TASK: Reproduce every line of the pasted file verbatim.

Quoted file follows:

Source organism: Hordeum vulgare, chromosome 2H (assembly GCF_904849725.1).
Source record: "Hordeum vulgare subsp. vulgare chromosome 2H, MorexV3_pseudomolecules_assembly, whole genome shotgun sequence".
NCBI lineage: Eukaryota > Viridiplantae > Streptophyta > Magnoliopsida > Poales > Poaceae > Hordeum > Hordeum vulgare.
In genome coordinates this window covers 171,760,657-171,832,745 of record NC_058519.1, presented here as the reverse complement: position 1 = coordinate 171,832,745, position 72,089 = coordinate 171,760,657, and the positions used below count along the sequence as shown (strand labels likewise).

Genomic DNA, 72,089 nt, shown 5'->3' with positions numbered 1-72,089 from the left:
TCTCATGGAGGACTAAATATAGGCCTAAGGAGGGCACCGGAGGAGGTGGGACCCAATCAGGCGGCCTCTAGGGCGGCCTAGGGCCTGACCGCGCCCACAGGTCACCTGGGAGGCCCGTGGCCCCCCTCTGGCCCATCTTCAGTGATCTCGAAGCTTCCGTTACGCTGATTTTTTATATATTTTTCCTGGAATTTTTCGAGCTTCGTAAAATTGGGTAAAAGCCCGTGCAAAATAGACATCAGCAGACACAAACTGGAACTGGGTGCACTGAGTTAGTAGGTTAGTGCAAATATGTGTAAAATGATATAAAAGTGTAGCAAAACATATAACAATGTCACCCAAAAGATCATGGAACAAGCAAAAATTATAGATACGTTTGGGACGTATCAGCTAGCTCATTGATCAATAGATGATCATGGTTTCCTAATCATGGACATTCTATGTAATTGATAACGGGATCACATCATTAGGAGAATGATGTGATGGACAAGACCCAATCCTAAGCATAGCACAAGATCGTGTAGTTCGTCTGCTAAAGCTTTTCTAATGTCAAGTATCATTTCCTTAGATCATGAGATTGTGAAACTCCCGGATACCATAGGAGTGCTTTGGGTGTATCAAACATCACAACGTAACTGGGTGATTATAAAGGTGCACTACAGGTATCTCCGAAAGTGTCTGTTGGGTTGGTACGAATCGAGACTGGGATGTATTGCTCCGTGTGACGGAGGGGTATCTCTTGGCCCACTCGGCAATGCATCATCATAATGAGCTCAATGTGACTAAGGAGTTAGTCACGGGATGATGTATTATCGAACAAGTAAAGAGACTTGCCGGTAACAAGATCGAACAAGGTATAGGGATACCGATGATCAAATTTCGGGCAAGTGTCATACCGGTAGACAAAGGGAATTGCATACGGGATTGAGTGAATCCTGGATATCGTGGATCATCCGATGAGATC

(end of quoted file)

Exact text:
Source organism: Hordeum vulgare, chromosome 2H (assembly GCF_904849725.1).
Source record: "Hordeum vulgare subsp. vulgare chromosome 2H, MorexV3_pseudomolecules_assembly, whole genome shotgun sequence".
NCBI lineage: Eukaryota > Viridiplantae > Streptophyta > Magnoliopsida > Poales > Poaceae > Hordeum > Hordeum vulgare.
In genome coordinates this window covers 171,760,657-171,832,745 of record NC_058519.1, presented here as the reverse complement: position 1 = coordinate 171,832,745, position 72,089 = coordinate 171,760,657, and the positions used below count along the sequence as shown (strand labels likewise).

Genomic DNA, 72,089 nt, shown 5'->3' with positions numbered 1-72,089 from the left:
TCTCATGGAGGACTAAATATAGGCCTAAGGAGGGCACCGGAGGAGGTGGGACCCAATCAGGCGGCCTCTAGGGCGGCCTAGGGCCTGACCGCGCCCACAGGTCACCTGGGAGGCCCGTGGCCCCCCTCTGGCCCATCTTCAGTGATCTCGAAGCTTCCGTTACGCTGATTTTTTATATATTTTTCCTGGAATTTTTCGAGCTTCGTAAAATTGGGTAAAAGCCCGTGCAAAATAGACATCAGCAGACACAAACTGGAACTGGGTGCACTGAGTTAGTAGGTTAGTGCAAATATGTGTAAAATGATATAAAAGTGTAGCAAAACATATAACAATGTCACCCAAAAGATCATGGAACAAGCAAAAATTATAGATACGTTTGGGACGTATCAGCTAGCTCATTGATCAATAGATGATCATGGTTTCCTAATCATGGACATTCTATGTAATTGATAACGGGATCACATCATTAGGAGAATGATGTGATGGACAAGACCCAATCCTAAGCATAGCACAAGATCGTGTAGTTCGTCTGCTAAAGCTTTTCTAATGTCAAGTATCATTTCCTTAGATCATGAGATTGTGAAACTCCCGGATACCATAGGAGTGCTTTGGGTGTATCAAACATCACAACGTAACTGGGTGATTATAAAGGTGCACTACAGGTATCTCCGAAAGTGTCTGTTGGGTTGGTACGAATCGAGACTGGGATGTATTGCTCCGTGTGACGGAGGGGTATCTCTTGGCCCACTCGGCAATGCATCATCATAATGAGCTCAATGTGACTAAGGAGTTAGTCACGGGATGATGTATTATCGAACAAGTAAAGAGACTTGCCGGTAACAAGATCGAACAAGGTATAGGGATACCGATGATCAAATTTCGGGCAAGTGTCATACCGGTAGACAAAGGGAATTGCATACGGGATTGAGTGAATCCTGGATATCGTGGATCATCCGATGAGATC